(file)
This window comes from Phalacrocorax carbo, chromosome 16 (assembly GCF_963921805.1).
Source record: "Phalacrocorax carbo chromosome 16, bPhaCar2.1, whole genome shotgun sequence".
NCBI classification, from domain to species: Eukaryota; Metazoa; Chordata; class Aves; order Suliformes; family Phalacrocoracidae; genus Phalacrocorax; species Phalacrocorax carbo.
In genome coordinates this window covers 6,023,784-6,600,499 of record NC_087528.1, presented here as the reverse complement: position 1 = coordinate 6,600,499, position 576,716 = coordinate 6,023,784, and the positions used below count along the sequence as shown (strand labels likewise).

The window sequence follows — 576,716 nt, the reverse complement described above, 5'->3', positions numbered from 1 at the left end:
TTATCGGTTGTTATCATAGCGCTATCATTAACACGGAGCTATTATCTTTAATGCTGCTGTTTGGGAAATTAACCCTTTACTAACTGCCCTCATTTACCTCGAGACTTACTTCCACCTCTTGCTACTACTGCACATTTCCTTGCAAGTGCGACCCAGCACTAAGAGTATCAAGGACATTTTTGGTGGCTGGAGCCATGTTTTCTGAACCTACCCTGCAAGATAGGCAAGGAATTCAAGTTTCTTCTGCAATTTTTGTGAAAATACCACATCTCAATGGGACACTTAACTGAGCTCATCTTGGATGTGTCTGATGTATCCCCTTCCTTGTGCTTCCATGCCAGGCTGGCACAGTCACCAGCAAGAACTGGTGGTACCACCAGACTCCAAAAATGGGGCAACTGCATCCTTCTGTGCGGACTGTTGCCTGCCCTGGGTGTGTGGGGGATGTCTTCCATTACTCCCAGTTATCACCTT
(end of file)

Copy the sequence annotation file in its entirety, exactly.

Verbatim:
This window comes from Phalacrocorax carbo, chromosome 16 (assembly GCF_963921805.1).
Source record: "Phalacrocorax carbo chromosome 16, bPhaCar2.1, whole genome shotgun sequence".
NCBI classification, from domain to species: Eukaryota; Metazoa; Chordata; class Aves; order Suliformes; family Phalacrocoracidae; genus Phalacrocorax; species Phalacrocorax carbo.
In genome coordinates this window covers 6,023,784-6,600,499 of record NC_087528.1, presented here as the reverse complement: position 1 = coordinate 6,600,499, position 576,716 = coordinate 6,023,784, and the positions used below count along the sequence as shown (strand labels likewise).

The window sequence follows — 576,716 nt, the reverse complement described above, 5'->3', positions numbered from 1 at the left end:
TTATCGGTTGTTATCATAGCGCTATCATTAACACGGAGCTATTATCTTTAATGCTGCTGTTTGGGAAATTAACCCTTTACTAACTGCCCTCATTTACCTCGAGACTTACTTCCACCTCTTGCTACTACTGCACATTTCCTTGCAAGTGCGACCCAGCACTAAGAGTATCAAGGACATTTTTGGTGGCTGGAGCCATGTTTTCTGAACCTACCCTGCAAGATAGGCAAGGAATTCAAGTTTCTTCTGCAATTTTTGTGAAAATACCACATCTCAATGGGACACTTAACTGAGCTCATCTTGGATGTGTCTGATGTATCCCCTTCCTTGTGCTTCCATGCCAGGCTGGCACAGTCACCAGCAAGAACTGGTGGTACCACCAGACTCCAAAAATGGGGCAACTGCATCCTTCTGTGCGGACTGTTGCCTGCCCTGGGTGTGTGGGGGATGTCTTCCATTACTCCCAGTTATCACCTT